Justin Fink by Justin Fink

Six out of 10 adults in the United States live with a chronic disease, while four in 10 have two or more. What if we could start to reverse this trend? What if you could improve your health and decrease your risk for chronic disease in just a few steps? Many people don’t know how to start a healthy lifestyle or how to start eating healthy. Consider trying out this simple, straightforward and efficient five-part jumpstart toward optimizing whole-person health and wellness for the long term.  

1. Manage Chronic Stress 

Stress can be a factor in high blood pressure, diabetes, skin conditions, heart conditions, arthritis, anxiety and more. And, it’s no mystery that both acute and chronic stress appear to have a considerable impact on the immune system. Creating a positive mind-body connection is an important component of mitigating stress. Here are a few approaches you can use to help manage stress and strengthen the mind-body connection. 

Mindfulness: Mindfulness involves focusing on the present moment while noticing your thoughts and feelings without judgement. Studies of individuals who have used mindfulness therapies have shown positive changes in areas of the brain concerned with stress. In fact, some evidence connects physiologic improvements with mindfulness, including decreased anxiety, depression and pain, and increased energy, immune function and cognitive capacity 

Mindful eating: Mindful eating can be an effective way to help regulate the stress response. Avoid watching TV, scrolling on your phone or performing other distracted activities. Instead, place the attention on how your food looks, smells and tastes, and chew thoroughly.  

Breathing focus: One form of breathing that may decrease anxiety and depression is 4-7-8 breathing.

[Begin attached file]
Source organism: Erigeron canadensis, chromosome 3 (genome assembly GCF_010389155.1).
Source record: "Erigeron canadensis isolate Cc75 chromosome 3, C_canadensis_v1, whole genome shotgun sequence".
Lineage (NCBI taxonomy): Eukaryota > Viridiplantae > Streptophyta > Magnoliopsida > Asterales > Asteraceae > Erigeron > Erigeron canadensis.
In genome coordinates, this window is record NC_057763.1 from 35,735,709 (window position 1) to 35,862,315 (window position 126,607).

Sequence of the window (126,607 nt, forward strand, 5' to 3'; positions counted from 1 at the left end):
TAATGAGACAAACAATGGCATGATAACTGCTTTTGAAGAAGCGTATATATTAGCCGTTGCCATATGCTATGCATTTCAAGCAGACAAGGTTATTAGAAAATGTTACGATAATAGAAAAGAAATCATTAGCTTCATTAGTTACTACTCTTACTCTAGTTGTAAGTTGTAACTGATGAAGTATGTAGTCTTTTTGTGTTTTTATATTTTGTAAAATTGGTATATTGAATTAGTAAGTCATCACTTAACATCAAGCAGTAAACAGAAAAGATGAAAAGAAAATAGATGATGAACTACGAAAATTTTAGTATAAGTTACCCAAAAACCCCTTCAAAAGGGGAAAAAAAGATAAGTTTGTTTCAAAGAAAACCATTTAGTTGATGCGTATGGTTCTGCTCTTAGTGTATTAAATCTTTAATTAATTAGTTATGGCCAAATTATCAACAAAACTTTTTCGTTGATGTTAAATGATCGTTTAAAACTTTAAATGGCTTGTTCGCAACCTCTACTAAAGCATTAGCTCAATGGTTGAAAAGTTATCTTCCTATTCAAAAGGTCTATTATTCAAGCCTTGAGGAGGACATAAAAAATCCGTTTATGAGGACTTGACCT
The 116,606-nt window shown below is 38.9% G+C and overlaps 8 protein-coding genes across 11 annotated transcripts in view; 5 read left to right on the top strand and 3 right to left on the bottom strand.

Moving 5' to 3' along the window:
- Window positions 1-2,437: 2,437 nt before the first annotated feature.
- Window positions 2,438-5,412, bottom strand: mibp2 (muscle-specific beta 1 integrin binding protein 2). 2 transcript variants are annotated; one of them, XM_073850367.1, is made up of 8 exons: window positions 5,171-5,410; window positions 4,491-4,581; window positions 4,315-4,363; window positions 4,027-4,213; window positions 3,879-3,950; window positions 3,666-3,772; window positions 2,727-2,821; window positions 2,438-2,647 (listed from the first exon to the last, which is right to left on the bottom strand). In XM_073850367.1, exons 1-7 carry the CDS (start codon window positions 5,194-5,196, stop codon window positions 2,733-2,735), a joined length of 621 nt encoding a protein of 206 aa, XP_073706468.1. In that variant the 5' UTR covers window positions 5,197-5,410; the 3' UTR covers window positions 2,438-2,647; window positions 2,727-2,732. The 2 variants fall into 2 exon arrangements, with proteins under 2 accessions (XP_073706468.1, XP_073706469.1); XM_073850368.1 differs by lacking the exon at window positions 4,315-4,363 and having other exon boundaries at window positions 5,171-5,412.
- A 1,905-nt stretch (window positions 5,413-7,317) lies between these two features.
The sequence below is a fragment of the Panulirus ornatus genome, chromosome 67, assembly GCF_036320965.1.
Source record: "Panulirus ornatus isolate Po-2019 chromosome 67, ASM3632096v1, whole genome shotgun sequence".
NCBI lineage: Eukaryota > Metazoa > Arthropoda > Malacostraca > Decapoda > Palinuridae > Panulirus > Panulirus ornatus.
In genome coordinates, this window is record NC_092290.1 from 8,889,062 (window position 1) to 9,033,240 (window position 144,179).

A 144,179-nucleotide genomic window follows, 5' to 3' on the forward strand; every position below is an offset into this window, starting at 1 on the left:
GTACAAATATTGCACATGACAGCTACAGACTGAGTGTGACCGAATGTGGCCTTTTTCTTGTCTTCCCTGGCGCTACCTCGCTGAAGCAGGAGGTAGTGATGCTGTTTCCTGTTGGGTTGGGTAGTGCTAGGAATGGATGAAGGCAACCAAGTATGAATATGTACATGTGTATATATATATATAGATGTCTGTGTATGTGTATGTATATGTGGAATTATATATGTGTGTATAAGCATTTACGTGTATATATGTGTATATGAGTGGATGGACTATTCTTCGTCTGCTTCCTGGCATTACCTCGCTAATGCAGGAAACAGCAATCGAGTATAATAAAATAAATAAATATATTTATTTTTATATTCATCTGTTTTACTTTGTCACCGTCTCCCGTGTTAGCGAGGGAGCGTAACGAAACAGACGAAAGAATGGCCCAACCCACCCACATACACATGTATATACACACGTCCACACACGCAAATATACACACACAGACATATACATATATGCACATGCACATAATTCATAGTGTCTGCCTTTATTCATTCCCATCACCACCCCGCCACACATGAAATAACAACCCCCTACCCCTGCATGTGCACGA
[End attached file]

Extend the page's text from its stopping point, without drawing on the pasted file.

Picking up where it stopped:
• Start by ensuring your back is straight. Purse your lips, and let your thoughts pass. 

  • Exhale entirely through your mouth. 

  • Close your mouth and inhale through your nose while counting to four. 

  • Hold your breath for seven seconds. 

  • Exhale completely through your mouth for eight seconds, making a whoosh sound. This counts as one breath. 

  • Inhale again and repeat the cycle three more times.  


Box breathing, which is described in the video below, is another technique that may help you connect with your breath. Another option is to simply take 10 deep breaths—breathe in fully, then out through your nose. 



Avoid the slump: Some evidence suggests that, compared to a slumped posture, adopting an upright posture can improve mood and self-esteem and may be a simple behavioral strategy to help build resilience. There are many at-home exercises that can improve posture. Consider this above-the-head chest stretch:  

  • Standing or seated, raise your arms above your head. 

  • Gently squeeze your shoulder blades and open your chest by moving your elbows and arms backward.